Drones To Help Search And Rescue Dog Team

Screen Shot 2015-05-09 at 17.12.52A flying robot is being tested by a British search and rescue dog team to see how it could help them find missing people.

Screen Shot 2015-05-09 at 17.06.29The Sky News Swipe team joined the National Search and Rescue Dog Association (NSARDA) in Kent as they carried out a training exercise using their new drone.

The unmanned aerial vehicle, or UAV, is fitted with a camera so rescue volunteers can get high quality video footage of an area before they send in search dogs.

Speaking to Sky News as the mock rescue mission to save a local missing person began, James Dunn, NSARDA Kent chairman, said the drone would give them a view of challenges they could face ahead.

“It allows us to search these open fields very quickly.

“We take the high-resolution video … we look at that and then we’ll be able to make some really good intelligent decisions over how we use our resources to bring this guy home.”

Around 200,000 people are reported missing every year in the UK – so a bit of help in the shape of a flying robot has the potential to make all the difference in some of those cases.

NSARDA operates entirely on donations and was given the drone by O2, but the organisation is not alone in experimenting with UAVs for use in emergency situations.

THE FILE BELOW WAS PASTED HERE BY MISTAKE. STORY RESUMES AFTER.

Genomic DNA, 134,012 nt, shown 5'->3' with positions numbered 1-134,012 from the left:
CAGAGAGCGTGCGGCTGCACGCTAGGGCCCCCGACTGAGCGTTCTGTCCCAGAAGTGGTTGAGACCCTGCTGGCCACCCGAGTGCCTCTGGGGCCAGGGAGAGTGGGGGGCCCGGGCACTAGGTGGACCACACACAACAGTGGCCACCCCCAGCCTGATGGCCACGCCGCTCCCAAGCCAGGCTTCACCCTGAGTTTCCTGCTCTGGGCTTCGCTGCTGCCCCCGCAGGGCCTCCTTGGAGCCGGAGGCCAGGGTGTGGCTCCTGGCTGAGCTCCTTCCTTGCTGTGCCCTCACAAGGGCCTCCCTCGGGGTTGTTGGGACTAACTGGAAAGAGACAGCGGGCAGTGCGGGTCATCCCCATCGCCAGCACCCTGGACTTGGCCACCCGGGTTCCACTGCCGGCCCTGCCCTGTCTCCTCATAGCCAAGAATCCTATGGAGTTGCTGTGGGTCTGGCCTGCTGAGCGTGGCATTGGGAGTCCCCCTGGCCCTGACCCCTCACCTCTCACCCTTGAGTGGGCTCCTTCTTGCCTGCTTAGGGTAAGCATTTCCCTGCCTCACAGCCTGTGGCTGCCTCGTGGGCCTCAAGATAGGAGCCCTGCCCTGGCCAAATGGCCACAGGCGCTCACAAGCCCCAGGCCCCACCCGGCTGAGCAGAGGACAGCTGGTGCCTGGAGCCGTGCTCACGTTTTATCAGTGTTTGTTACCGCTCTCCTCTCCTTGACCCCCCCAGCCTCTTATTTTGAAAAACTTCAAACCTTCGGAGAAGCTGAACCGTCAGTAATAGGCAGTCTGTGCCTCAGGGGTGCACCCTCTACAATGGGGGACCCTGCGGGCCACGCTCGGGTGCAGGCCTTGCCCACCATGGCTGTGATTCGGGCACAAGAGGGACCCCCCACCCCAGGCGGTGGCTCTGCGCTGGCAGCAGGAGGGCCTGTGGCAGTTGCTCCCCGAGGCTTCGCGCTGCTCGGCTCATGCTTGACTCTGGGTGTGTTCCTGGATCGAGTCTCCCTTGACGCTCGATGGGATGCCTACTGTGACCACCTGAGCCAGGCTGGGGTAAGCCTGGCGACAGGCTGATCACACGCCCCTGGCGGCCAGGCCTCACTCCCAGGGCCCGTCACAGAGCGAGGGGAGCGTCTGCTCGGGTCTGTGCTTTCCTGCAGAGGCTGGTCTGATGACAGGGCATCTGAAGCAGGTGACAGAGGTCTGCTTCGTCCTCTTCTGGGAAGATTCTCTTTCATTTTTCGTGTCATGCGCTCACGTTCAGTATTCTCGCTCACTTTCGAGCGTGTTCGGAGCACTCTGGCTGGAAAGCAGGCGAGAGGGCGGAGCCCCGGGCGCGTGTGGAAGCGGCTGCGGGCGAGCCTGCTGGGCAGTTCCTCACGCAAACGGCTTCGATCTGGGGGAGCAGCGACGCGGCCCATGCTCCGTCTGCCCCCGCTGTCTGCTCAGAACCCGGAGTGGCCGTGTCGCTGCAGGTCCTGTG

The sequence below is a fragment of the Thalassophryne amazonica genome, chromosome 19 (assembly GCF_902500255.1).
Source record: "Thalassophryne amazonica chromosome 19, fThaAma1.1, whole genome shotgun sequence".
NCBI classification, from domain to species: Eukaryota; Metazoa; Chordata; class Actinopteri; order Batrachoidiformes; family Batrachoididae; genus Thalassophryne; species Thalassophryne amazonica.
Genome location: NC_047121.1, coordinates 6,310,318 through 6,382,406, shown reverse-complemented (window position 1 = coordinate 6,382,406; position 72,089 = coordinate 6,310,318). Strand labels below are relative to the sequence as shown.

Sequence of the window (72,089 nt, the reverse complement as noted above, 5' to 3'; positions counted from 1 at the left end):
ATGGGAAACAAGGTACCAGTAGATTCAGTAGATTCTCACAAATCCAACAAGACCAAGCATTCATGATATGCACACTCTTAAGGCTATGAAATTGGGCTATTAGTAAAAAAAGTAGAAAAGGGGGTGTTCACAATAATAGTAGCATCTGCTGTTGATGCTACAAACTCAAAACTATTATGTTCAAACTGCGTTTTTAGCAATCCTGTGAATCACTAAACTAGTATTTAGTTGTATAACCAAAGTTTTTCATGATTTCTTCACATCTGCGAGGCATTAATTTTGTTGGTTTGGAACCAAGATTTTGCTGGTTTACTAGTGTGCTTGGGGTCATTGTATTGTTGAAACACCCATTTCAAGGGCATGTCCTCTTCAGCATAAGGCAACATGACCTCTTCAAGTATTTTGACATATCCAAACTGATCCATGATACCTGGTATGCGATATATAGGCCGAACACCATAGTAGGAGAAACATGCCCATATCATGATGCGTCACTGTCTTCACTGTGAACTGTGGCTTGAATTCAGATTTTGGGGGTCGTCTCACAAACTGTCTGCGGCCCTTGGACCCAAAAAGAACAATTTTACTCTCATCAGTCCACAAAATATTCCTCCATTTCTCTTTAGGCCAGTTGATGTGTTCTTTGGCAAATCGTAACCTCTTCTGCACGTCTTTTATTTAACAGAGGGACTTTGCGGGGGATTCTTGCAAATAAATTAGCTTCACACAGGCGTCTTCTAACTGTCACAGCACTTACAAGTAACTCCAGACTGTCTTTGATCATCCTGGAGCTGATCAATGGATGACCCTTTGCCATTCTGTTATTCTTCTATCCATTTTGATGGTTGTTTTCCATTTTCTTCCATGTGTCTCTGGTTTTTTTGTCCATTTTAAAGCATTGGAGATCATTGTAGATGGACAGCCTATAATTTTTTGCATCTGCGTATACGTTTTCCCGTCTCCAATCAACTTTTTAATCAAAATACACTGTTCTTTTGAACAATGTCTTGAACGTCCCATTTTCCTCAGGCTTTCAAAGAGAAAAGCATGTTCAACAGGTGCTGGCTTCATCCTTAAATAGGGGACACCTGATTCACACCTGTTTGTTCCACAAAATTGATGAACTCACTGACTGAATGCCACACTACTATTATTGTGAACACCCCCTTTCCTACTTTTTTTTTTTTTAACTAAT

Firefighters in the US have been flying robots for some time, while fire crews in Australia have begun trialling the technology, too.

In a test project in Chile, UAVs have been helping beach lifeguards by flying to swimmers in difficulty and dropping down a life preserver for them to grab hold of.

Developments in airborne technology have made some drones useful in disaster recovery scenarios.

Scientists at Stanford University have created a drone with flapping wings so it can fold up and move through difficult spaces, which could be of huge benefit in disaster recovery situations.

Amanda Stowers, who co-develop it, told Sky News there is a need for vehicles that can fly in cluttered environments.

“If there is a building collapse then no longer do you have a nice hallway that you can fly through, you’re going to have pieces of scrap that are just falling everywhere, you aren’t going to know where they are ahead of time to plan your path around them.”

Back at the rescue exercise in Kent, the NSARDA volunteers were able to locate their victim after drone footage showed a piece of clothing in a nearby field and a search dog was sent in to the area.

“It’s just another great step forward for us in how we can take new technology and get some real life-saving results from it,” James told us.

He is now hoping to see improvements such as waterproofing and night-vision on future drones that NSARDA could try out.

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